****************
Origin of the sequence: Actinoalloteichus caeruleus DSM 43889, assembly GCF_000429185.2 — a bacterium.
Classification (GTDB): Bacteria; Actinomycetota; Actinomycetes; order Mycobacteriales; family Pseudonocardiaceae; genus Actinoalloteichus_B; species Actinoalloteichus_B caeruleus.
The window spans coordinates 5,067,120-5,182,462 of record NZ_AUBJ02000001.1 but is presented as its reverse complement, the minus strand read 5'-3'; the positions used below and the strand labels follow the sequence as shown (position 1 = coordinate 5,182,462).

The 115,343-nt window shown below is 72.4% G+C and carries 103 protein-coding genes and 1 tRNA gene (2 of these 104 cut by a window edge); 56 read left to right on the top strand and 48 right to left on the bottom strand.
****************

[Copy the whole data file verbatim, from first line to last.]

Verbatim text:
Origin of the sequence: Actinoalloteichus caeruleus DSM 43889, assembly GCF_000429185.2 — a bacterium.
Classification (GTDB): Bacteria; Actinomycetota; Actinomycetes; order Mycobacteriales; family Pseudonocardiaceae; genus Actinoalloteichus_B; species Actinoalloteichus_B caeruleus.
The window spans coordinates 5,067,120-5,182,462 of record NZ_AUBJ02000001.1 but is presented as its reverse complement, the minus strand read 5'-3'; the positions used below and the strand labels follow the sequence as shown (position 1 = coordinate 5,182,462).

The 115,343-nt window shown below is 72.4% G+C and carries 103 protein-coding genes and 1 tRNA gene (2 of these 104 cut by a window edge); 56 read left to right on the top strand and 48 right to left on the bottom strand.